Darkside (Tanya Donelly, beautysleep)– I’m a big fan of the Pixies and Throwing Muses, and all solo careers that have flowed from there, hence their strong presence in my playlist. The album that this is from, by Throwing Muses co-founder Tanya Donelly, came across my path immediately following my separation in 2002. It was like a beacon of light, giving me faith that a life of shimmering beauty and deep meaning was waiting out there somewhere past the darkness…
Down By The River (Neil Young & Crazy Horse, Decade)– Ah, Neil Young, one of my all-time top 5 musical artists (along with Dylan, the Who, the Pixies and Nirvana, in case you’re wondering). There’s also something hauntingly beautiful, yearning and melancholy about this. Easily my favorite shooting down your lover song. Which is a distressingly crowded genre!
Full Moon, Empty Heart (Belly, Star)– Belly was the group Tanya Donelly formed in the mid-90s after being with the Breeders for their first album, which came after her exit from the Throwing Muses. Like all the best of her work, this is evocative, full of gauzy beauty, and underlined by serrated guitar that underlines its delicacy with steel.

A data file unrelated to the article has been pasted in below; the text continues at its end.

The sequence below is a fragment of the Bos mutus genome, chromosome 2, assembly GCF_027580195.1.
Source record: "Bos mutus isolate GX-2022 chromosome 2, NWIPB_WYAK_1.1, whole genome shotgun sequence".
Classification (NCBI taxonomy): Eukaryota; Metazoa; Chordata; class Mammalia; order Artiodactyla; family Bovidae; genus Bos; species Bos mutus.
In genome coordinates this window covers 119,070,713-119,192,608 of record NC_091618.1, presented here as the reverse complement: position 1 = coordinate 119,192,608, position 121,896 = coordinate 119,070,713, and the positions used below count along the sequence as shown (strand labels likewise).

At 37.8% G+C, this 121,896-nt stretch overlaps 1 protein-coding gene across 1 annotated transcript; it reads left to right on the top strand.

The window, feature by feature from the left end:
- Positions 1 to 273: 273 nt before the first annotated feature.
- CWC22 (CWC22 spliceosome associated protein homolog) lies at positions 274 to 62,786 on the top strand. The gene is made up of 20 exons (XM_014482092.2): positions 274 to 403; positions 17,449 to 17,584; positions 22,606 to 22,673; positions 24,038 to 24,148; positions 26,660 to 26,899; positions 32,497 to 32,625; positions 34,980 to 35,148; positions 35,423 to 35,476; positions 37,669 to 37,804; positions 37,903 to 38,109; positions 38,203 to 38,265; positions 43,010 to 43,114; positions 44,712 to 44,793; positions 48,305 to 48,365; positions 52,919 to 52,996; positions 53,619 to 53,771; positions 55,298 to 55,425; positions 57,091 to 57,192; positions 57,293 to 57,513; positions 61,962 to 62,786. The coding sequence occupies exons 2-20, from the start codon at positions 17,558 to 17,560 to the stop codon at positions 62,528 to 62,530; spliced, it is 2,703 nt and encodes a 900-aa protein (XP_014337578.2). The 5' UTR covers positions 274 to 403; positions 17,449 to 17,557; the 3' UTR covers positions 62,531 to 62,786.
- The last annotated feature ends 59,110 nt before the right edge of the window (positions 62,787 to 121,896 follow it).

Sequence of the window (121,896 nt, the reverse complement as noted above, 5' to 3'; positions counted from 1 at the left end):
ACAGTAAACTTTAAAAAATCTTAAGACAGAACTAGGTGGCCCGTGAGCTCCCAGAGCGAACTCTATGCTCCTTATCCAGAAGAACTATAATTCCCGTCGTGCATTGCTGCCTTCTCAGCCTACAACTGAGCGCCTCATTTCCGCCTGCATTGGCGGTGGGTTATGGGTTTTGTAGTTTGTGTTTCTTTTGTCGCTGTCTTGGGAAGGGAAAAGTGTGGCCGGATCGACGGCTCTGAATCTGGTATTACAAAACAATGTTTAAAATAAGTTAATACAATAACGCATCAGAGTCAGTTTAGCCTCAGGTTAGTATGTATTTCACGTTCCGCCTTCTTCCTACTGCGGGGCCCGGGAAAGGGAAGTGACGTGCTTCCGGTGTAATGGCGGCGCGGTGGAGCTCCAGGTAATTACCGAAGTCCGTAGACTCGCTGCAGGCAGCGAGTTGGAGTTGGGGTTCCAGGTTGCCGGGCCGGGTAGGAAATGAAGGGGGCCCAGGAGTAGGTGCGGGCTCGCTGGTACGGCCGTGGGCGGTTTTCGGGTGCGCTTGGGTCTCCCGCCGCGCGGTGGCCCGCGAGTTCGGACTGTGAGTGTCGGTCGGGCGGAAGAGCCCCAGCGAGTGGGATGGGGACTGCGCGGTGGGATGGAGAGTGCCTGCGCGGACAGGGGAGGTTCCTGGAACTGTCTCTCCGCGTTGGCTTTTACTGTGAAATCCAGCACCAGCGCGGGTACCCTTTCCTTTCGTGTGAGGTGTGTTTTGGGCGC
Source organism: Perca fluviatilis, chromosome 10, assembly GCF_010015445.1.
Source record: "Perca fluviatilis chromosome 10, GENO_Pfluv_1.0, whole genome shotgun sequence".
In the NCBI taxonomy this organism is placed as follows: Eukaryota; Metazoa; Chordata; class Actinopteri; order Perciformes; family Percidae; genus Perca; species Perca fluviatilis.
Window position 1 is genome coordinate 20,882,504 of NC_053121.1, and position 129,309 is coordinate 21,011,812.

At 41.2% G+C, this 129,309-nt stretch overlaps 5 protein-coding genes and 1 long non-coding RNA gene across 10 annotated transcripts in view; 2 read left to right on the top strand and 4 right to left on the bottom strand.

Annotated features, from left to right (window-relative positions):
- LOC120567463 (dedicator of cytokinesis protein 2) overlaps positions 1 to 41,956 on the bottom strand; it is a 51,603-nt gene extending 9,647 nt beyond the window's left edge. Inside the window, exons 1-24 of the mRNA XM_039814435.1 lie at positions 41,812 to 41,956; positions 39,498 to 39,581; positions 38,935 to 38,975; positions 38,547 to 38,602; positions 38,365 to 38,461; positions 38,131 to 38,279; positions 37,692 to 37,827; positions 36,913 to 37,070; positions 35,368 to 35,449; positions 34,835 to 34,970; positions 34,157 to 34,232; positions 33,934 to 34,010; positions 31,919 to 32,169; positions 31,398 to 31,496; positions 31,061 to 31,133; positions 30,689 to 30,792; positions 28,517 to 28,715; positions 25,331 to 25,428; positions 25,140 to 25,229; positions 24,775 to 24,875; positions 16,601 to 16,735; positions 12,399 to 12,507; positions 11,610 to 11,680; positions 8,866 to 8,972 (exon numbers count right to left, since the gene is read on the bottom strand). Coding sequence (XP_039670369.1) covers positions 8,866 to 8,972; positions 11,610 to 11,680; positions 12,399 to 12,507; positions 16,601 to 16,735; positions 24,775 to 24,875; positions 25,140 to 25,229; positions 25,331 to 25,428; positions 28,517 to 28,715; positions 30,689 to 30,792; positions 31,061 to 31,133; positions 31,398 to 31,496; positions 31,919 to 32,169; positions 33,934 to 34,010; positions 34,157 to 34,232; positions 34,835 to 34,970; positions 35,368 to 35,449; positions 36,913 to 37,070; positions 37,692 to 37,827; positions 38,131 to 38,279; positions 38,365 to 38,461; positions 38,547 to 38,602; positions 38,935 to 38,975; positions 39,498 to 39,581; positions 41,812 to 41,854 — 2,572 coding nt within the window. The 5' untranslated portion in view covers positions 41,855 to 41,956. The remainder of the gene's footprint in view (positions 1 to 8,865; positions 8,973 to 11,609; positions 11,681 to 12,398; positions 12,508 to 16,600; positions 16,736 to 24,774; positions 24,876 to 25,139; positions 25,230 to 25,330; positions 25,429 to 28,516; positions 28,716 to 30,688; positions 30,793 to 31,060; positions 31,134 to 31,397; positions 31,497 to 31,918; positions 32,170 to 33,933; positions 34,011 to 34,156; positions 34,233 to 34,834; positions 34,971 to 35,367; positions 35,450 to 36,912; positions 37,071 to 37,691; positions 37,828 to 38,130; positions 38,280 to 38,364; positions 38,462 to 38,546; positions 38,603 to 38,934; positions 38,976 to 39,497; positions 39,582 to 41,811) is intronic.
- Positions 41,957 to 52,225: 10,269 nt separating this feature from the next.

Ginger Park (50 Foot Wave, Golden Ocean)– One good Muse deserves another, in this case in the form of 50 Foot Wave, the current vehicle of Tanya’s half-sister and fellow founding Throwing Muse Kristin Hersh. The combination of the harsh shred of her voice and the guitar, backed up with the lyrics (I don’t belong there/ I guess I never will/ I don’t belong anywhere) simultaneously makes me feel chilled and crawlingly itchily warm.
Green (Throwing Muses, In A Doghouse)– And now here they are together! Albeit this is one of the rare songs written and sung by Tanya Donelly that the Muses did. Hence, I imagine, her eventual decision to split and go solo. There’s a driving urgency behind this song, a sound that’s like someone just on the edge of really losing it.